Posted by psgels on 17 May 2012 with categories: Tsuritama

Tsuritama’s true colours have finally come to the surface. After all of the build-up, it definitely was great for the stakes to be raised, things to change, and that legendary water dragon to come into play. And I love the way in which it did so.

The big reason why I was a bit apprehensive about Tsuritama’s direction was balance. Putting a lot of time into build-up is nice. However when you don’t get to the point that you’re actually building up to then all that buildup is for naught. This episode showed that the creators definitely have things in store for the second half. The question is how far they’re willing to go.

Nevertheless, the change felt very natural because of all of the build-up: we got to see Yuki learning to fish, the characters getting to know each other, and now that they’re sufficiently advanced they start heading into the parts of the waters that house that water dragon. The change was made even better with how that dragon also loved to use brainwashing. It’s here where the direction really shined again. The past episodes didn’t really take advantage of Kenji Nakamura’s talents as a director, but this episode really made up for that with the vibrant colours, great camera angles and creative action. The Enoshima dance indeed was wonderful.
Rating: ** (Excellent)

5 Responses

  1. Alec says:

    This surprised the hell out of me.

  2. Hachikuji Shiro says:

    Okay, now this is dangerous.

    (also, what’s with Akira and Haru’s sister?)

  3. Reverse says:

    best episode so far

  4. kero says:

    Great episode! I like how it upped the stakes so dramatically and suddenly in the last few moments.

    And I like how Yuki has become less socially awkward to the extent that he was teasing Haru

  5. Trass says:

    Yeah. The characters developed so well I’m even surprised. But I was a lot more surprised by that sudden change. Actually a few moments before that I was thinking something like “this anime is nice and creative and all, but is nothing exciting going to come out soon?” then we got this.

    I’m speechless. Definitely the best episode so far.

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  • k-off
    (Saturday, Oct 25. 2014 03:34 AM)
    @Vincent No shit.
  • Vincent
    (Saturday, Oct 25. 2014 03:14 AM)
    @Bam Slightly. Did americans use manifest destiny as an excuse to steal land from the natives?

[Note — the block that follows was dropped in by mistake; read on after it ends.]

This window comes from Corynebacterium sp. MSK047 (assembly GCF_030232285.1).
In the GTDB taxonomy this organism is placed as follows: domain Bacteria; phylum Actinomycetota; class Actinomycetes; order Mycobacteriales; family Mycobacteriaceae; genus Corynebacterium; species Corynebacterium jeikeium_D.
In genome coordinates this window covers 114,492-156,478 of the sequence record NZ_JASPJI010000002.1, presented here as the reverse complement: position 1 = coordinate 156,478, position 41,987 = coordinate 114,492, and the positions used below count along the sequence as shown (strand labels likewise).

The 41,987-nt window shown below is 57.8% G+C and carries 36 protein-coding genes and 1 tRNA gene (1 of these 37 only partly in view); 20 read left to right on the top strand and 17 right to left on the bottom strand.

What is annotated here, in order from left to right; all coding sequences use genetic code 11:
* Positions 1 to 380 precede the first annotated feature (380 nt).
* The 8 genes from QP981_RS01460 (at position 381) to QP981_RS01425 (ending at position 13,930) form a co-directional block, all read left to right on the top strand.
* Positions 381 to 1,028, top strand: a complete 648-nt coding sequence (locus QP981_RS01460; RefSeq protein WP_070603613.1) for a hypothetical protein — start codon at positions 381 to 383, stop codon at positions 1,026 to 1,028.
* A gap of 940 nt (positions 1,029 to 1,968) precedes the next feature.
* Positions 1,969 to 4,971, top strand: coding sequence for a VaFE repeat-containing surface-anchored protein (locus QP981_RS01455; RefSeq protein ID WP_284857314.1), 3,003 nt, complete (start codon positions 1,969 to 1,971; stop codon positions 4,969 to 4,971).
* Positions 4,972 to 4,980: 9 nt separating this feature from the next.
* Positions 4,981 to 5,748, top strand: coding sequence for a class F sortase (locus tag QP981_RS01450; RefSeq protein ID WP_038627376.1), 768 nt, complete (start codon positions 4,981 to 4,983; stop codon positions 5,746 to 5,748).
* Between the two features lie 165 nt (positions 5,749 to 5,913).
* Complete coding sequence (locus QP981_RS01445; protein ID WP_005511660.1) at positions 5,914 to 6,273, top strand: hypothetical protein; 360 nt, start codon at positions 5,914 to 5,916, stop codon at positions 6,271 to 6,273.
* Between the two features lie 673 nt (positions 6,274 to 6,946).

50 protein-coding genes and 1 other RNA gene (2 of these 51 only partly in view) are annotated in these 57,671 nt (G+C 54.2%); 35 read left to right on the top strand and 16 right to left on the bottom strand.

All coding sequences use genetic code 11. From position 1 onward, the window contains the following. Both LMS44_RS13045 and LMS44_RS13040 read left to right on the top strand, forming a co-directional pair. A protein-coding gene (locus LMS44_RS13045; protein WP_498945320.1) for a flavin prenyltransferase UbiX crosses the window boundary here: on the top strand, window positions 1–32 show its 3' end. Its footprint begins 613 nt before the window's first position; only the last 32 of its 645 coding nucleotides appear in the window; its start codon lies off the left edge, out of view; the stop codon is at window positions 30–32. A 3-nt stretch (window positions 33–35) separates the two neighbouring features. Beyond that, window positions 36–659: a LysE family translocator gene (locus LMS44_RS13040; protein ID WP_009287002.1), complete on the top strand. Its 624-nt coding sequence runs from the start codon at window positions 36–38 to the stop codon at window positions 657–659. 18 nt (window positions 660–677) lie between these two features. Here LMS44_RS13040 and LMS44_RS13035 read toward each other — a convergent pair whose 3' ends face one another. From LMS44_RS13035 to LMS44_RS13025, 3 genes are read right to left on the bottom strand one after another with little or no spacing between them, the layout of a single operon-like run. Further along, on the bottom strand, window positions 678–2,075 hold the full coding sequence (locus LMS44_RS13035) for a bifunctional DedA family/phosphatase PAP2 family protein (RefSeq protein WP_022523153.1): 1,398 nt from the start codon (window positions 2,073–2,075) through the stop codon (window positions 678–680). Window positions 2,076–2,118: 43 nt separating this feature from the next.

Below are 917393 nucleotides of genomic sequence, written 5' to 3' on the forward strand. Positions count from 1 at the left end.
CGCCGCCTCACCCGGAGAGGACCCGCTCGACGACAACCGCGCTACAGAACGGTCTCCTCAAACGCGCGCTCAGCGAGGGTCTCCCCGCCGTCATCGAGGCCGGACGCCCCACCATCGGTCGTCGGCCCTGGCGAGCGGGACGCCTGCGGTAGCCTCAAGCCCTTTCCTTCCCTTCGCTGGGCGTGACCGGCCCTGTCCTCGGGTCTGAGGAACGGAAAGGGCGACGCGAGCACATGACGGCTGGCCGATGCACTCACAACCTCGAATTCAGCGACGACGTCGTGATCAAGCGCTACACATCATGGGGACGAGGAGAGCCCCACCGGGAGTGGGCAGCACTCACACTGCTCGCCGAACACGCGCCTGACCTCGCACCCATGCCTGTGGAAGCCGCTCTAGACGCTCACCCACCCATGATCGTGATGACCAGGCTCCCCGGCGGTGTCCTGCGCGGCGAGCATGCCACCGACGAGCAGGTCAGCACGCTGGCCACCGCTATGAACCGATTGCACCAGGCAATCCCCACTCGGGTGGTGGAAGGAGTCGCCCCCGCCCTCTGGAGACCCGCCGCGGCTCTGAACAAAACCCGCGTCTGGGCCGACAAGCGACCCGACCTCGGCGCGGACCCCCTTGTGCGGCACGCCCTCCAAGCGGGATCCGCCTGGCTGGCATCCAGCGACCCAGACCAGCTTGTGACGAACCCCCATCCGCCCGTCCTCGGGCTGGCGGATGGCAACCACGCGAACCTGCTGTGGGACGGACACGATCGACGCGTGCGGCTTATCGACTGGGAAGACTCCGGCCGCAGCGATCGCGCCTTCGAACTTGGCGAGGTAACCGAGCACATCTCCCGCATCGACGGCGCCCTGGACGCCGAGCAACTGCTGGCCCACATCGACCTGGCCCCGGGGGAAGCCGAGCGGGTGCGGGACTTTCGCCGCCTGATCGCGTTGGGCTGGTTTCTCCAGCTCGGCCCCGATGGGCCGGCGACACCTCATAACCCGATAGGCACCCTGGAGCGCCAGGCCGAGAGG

• Bam
    (Saturday, Oct 25. 2014 03:05 AM)
    @Vincent: I guess we were slightly more honest about it. It is funny how we use the fact after the matter as evidence of our divine providence. It’s like holding a gun to somebody and saying “fate wants you to die”, proceed to shoot them, and then say “see! I was right” lol
  • Vincent
    (Saturday, Oct 25. 2014 02:56 AM)
    @Bam But unlike the american concept of manifest destiny, the Japanese used it as an excuse to wage what they were really doing: a war to hoard resources.
  • Bam
    (Saturday, Oct 25. 2014 02:52 AM)
    @Vincent: I see. A similar doctrine to Manifest Destiny.
  • Vincent
    (Saturday, Oct 25. 2014 02:49 AM)
    @Bam Not to my knowledge. From the government, at least. It was always about expanding the glory of the homeland or something like that, which is why the Japanese took glee with the invasion of Manchuria and the Philippines, places they had no ethnic ties to.
  • Bam
    (Saturday, Oct 25. 2014 02:46 AM)
    *admitably
  • Bam
    (Saturday, Oct 25. 2014 02:46 AM)
    @Vincent: I am admirably not too knowledgeable when it comes to the history of that region, but I still know that atrocities were committed.
    The interesting thing is that Japnese believe that their ancestors actually came from Korea. I wonder if this fact was ever used as a propaganda for why they have the right to annex Korea.
  • Vincent
    (Saturday, Oct 25. 2014 02:40 AM)
    @Bam There also was the fractures within the Korean Peninsula itself. Quite astounding, really, that a nation as small as Korea is divided to this day. Not even counting the Japanese and Chinese aggression.
  • Bam
    (Saturday, Oct 25. 2014 02:39 AM)
    @Vincent: you probably know of it twinfold: both with the aborigines and then again with the Japanese invasion of Korea.

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